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# mechanical property of bio-material - PowerPoint PPT Presentation

Mechanical Property of Bio-material. Physical Properties of Bio-Materials (III-B). Poching Wu, Ph.D. Department of Bio-Mechatronic Engineering National Ilan University. Compression Test.

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### Mechanical Property of Bio-material

Physical Properties of Bio-Materials (III-B)

Poching Wu, Ph.D.

Department of Bio-Mechatronic Engineering

National Ilan University

• The sample is deformed uniaxially in one direction only and the result used as a measure of the texture of the food.

• The probe is usually cylindrical or rectangular and must be of greater area than the test product. If the sample has a larger surface area than the probe then the test must be considered to be puncture or penetration.

• High uniaxial compression usually causes the product to rupture, spread, fracture, or break into pieces. This type of compression is the basis of the Texture Profile Analysis (TPA) test.

• Bio-yield Point: A point where an increase in deformation result in a decrease or no change in force.

• Point of Inflection: A typical force-deformation curve is first concave up and then concave down. The point at which the rate of change of slope of the curve becomes zero is called the point of inflection.

• Rupture Point: The point on the force-deformation curve at which the loaded specimen shows a visible or invisible failure in the form of breaks or cracks.

• Heinrich Hertz (1896)

• The maximum contact stress, being at the center of the surface of contact, is denoted by Smax and is given by

• Where a and b are the major and minor semi-axes of the elliptic contact area.

• The maximum contact stress is 1½times the average pressure on the surface of contact.

Modulus of ElasticityCalculated from force and deformation Data

• E = modulus of elasticity, Pa

• F = force, N

• D = elastic deformation at both loading and supporting point of contact, m

• m = Poisson’s ratio

• R1, R1’, R2, R2’ = radii of curvature of the convex body at the points of contact, m

• D = diameter of the spherical indenter, m

TensionTest

• Tensile tests are used to measure the adhesion of a food to a surface. In this type of test the sample of food has a probe pressed onto it after which the extraction force is measured. Important textural characteristics such as elasticity of spaghetti and extensibility of dough are further examples of tensile tests.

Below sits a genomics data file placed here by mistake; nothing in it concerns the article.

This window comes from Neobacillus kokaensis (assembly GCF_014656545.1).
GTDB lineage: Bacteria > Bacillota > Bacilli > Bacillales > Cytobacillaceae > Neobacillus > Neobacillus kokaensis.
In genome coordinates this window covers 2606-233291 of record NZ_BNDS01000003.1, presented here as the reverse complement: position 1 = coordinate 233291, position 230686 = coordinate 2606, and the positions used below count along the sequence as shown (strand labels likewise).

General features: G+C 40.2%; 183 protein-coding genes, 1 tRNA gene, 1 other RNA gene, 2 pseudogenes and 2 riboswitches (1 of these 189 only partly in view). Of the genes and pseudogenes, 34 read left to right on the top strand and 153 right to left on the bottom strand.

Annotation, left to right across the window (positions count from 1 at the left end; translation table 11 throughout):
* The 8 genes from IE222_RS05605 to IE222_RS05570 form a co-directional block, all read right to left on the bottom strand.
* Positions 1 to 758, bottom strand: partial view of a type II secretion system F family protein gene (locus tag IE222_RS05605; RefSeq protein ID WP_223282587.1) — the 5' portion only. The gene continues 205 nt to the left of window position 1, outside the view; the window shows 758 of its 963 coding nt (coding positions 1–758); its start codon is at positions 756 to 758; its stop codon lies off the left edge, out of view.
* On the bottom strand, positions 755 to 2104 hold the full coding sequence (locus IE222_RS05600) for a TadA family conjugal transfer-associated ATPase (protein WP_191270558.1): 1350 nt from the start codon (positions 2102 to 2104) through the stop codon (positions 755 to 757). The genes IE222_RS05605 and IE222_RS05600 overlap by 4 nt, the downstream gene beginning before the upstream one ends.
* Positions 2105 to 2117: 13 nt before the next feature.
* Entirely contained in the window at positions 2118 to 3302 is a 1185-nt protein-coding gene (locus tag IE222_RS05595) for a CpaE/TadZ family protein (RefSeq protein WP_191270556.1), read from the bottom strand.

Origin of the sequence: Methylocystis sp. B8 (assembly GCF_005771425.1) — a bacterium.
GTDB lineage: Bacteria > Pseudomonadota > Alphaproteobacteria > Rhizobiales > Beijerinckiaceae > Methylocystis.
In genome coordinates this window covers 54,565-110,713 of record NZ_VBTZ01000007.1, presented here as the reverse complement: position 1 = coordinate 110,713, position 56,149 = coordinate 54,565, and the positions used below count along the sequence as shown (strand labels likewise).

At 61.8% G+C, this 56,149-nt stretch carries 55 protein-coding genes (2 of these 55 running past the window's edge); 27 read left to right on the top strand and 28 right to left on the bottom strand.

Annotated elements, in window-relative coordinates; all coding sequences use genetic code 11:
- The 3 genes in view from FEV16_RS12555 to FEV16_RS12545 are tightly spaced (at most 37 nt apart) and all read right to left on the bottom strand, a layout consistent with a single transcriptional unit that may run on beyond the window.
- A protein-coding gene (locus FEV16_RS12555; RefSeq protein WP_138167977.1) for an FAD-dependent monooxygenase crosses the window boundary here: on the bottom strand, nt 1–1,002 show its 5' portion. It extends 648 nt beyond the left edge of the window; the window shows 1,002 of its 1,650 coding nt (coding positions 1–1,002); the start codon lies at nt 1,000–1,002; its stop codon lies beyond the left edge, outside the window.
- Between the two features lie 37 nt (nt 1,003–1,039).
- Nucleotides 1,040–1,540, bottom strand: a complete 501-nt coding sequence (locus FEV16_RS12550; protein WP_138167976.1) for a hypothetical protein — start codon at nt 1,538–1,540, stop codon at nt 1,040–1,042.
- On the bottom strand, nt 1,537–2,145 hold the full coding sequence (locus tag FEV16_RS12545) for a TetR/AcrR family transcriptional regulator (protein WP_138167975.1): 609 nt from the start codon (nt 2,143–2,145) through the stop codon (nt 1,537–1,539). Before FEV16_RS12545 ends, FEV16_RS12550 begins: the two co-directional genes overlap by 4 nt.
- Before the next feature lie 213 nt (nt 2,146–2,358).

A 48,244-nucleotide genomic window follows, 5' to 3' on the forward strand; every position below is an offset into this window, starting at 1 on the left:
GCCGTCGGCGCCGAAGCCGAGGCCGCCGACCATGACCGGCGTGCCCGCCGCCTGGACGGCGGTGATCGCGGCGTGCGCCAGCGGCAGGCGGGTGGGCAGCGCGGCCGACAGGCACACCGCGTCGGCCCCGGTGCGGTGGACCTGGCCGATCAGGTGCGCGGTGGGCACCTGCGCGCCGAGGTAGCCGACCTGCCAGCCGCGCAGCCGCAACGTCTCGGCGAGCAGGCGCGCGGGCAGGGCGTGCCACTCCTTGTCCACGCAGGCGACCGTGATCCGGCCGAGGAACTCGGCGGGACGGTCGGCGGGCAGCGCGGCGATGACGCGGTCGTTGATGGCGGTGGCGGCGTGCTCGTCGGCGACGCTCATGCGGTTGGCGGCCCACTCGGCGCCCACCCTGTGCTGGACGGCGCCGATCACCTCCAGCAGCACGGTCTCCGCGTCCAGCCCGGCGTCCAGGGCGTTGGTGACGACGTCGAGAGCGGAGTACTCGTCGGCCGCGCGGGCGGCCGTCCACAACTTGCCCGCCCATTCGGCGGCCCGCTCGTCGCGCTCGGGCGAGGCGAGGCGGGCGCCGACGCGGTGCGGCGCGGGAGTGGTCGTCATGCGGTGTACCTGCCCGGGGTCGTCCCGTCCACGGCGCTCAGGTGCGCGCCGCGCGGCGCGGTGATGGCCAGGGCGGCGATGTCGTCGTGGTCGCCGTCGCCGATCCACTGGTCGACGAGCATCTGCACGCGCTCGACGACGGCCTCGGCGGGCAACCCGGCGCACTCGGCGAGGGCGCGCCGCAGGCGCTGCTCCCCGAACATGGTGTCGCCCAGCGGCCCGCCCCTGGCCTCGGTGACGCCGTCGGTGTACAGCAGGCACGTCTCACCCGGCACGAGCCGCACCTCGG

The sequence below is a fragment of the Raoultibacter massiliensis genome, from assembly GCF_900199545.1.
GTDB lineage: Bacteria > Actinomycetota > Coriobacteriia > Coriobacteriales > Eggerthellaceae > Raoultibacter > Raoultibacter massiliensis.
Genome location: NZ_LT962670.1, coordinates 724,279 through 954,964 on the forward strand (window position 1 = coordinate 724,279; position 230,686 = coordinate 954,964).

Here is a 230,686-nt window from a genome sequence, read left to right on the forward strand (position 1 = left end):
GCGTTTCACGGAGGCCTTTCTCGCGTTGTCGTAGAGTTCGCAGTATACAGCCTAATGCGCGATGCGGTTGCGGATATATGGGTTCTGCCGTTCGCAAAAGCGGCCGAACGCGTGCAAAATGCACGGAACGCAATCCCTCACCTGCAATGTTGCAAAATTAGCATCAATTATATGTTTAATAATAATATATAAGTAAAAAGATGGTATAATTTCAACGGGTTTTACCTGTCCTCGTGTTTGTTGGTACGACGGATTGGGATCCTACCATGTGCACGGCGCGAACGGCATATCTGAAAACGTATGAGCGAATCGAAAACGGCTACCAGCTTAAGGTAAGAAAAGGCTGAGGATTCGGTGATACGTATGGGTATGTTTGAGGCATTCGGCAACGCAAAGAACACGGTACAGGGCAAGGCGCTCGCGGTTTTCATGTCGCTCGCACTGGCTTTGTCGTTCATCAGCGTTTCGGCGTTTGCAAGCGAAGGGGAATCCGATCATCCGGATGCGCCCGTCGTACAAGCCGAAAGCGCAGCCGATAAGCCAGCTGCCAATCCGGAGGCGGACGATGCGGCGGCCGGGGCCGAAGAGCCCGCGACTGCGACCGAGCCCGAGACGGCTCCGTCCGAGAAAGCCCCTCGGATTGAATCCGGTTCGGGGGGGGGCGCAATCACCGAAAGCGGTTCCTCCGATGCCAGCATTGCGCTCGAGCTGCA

• Tensile tests have mainly been performed for meat analysis where breaking strength is the best parameter for predicting tenderness in cooked meat.

• Backward Extrusion: The sample is contained in a cell with a solid base and an open top. A loose fitting plunger is then forced down into the container until the food flows up through the annulus between the plunger and the container walls.

• Forward Extrusion the sample is placed in a container with an open top. However the base of the container accommodates a disc containing a central hole. The tightly fitting plunger acts as a piston to compress the sample causing forward flow.

• This technique has been applied to butter, margarine and other fats in an attempt to measure firmness and Spreadability. Other materials commonly tested are fruits, vegetables, gels, and some viscous liquid products.

• Adhesion is the force that resists the separation of two bodies in contact.

• Tensile tests are used to measure the adhesion of a food to a surface. In this type of test the sample of food has a disk pressed onto it after which the force required to pull it off is measured.

• Fracturability is a parameter that was initially called “Brittleness”. It is the force with which a sample crumbles, cracks or shatters.

• Foods that exhibit fracturability are products that possess a high degree of hardness and low degree of adhesiveness.

• The degree of fracturability of a food is measured as the horizontal force with which a food moves away from the point where the vertical force is applied.

• Another factor that helps determine fracturability is the suddenness with which the food breaks.

• There are many single blade or multi- bladed fixtures that cut or shear through the sample of food. The maximum force required and the work done is taken as an index of firmness, toughness orfibrousness of the sample.

• Although the term “Shear” is used to describe the action of such fixtures, both compression and tension forces are developed as well.

• Cutting and shearing is a usually used on food with a fibrous structure including meat, meat products and vegetables such as asparagus.

• Bending is a combination of compression, tension and shear.

• Snap, meaning to break suddenly upon the application of a force, is a desirable textural property in most crisp foods, such as fresh green beans and other vegetables, potato chips and other snack items. The ability to snap is a measure of the temper of chocolate, the moisture content of crisp cookies, the turgor of fresh vegetables and the amounts of shortening in baked goods.

• The sharp cracking sound that usually accompanies snapping is the result of high-energy sound waves generated when the stressed material fractures rapidly and the broken parts return to their former configuration.

• This test is designed for use in determining the mechanical properties of animal bones such as the ultimate shear strength, ultimate bending strength, apparent modulus of elasticity, and fracture energy.